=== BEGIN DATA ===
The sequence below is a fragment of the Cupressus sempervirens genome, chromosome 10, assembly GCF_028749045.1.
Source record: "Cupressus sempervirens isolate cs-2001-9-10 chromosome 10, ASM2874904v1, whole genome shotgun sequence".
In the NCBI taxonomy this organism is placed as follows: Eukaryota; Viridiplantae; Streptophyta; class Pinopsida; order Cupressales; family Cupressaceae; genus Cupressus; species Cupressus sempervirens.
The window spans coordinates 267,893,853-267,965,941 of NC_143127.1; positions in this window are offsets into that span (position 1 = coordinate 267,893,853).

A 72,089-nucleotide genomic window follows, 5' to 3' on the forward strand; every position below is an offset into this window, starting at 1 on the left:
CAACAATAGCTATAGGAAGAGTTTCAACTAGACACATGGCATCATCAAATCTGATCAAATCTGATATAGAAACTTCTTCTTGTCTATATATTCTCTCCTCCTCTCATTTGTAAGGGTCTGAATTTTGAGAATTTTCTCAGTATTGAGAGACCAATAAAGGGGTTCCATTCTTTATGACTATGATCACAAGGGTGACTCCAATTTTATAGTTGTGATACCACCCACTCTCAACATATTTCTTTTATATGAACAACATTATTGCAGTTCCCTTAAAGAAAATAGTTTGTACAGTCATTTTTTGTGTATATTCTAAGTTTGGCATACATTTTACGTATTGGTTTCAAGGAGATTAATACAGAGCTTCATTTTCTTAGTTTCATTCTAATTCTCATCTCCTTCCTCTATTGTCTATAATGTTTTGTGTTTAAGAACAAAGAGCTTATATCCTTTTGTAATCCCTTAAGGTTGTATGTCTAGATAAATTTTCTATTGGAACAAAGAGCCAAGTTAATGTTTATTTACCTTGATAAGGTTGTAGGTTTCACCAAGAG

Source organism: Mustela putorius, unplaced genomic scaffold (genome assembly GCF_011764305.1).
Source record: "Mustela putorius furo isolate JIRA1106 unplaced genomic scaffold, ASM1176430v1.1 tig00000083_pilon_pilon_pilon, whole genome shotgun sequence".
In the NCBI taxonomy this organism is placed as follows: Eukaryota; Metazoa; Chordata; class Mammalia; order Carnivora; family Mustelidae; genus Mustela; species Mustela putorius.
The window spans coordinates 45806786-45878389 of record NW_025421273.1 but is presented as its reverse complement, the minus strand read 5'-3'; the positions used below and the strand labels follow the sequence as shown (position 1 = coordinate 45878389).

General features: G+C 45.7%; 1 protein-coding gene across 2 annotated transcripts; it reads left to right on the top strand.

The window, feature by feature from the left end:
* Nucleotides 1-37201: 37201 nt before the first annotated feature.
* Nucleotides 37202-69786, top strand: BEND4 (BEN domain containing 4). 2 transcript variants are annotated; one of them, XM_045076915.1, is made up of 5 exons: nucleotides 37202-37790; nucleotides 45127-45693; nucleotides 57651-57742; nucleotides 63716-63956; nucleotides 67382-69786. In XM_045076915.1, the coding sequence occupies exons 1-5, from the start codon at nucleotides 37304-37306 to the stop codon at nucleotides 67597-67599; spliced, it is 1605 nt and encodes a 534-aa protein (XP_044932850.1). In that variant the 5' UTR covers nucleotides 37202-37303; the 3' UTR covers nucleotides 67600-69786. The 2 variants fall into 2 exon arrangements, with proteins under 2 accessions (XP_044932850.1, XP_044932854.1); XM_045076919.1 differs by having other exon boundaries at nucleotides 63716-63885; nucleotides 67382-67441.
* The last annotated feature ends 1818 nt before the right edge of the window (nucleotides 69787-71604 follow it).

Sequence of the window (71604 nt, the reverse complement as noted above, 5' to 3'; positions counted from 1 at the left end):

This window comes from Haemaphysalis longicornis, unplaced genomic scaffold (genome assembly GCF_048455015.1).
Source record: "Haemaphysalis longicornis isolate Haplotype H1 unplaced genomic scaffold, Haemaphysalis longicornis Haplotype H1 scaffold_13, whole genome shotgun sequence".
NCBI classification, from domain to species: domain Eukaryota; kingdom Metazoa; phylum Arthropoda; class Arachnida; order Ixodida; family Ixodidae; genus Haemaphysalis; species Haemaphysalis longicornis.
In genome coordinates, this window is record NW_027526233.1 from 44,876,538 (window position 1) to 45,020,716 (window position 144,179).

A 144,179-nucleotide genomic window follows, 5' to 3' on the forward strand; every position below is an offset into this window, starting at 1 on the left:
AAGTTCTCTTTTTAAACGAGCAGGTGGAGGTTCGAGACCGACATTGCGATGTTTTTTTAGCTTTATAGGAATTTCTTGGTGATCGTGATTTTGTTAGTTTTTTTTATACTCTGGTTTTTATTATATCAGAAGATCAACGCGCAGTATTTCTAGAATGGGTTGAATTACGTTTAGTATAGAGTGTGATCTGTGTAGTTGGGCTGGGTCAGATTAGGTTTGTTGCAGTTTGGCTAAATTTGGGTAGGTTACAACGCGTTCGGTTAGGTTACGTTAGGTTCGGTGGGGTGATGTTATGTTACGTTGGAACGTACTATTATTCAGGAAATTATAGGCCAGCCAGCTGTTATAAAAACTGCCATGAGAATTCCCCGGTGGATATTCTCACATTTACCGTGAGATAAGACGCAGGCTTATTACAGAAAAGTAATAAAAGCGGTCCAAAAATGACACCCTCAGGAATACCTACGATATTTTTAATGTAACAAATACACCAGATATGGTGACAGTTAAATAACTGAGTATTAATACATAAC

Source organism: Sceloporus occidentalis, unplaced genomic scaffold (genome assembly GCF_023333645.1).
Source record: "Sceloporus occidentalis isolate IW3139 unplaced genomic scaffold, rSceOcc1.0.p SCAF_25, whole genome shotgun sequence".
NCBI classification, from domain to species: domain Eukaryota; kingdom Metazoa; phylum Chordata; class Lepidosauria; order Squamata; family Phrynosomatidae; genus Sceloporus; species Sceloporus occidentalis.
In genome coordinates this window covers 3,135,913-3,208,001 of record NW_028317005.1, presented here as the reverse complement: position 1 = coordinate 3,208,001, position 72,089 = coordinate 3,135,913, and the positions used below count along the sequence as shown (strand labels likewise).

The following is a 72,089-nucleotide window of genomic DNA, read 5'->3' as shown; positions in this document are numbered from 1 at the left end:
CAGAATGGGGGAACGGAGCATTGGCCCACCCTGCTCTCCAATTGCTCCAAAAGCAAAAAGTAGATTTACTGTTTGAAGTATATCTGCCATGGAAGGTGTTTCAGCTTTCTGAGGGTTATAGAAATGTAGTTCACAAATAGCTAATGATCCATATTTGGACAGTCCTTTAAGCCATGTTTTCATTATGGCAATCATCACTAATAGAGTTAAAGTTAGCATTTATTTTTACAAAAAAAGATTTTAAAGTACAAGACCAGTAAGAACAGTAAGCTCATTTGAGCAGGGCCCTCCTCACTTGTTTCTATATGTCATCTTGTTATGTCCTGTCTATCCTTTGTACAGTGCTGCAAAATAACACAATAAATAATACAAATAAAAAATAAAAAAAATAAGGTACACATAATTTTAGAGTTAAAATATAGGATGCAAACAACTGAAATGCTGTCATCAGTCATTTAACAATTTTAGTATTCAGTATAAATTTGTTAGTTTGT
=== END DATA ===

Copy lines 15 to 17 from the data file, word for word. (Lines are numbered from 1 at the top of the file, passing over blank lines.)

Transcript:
* The last annotated feature ends 1818 nt before the right edge of the window (nucleotides 69787-71604 follow it).

Sequence of the window (71604 nt, the reverse complement as noted above, 5' to 3'; positions counted from 1 at the left end):

This window comes from Haemaphysalis longicornis, unplaced genomic scaffold (genome assembly GCF_048455015.1).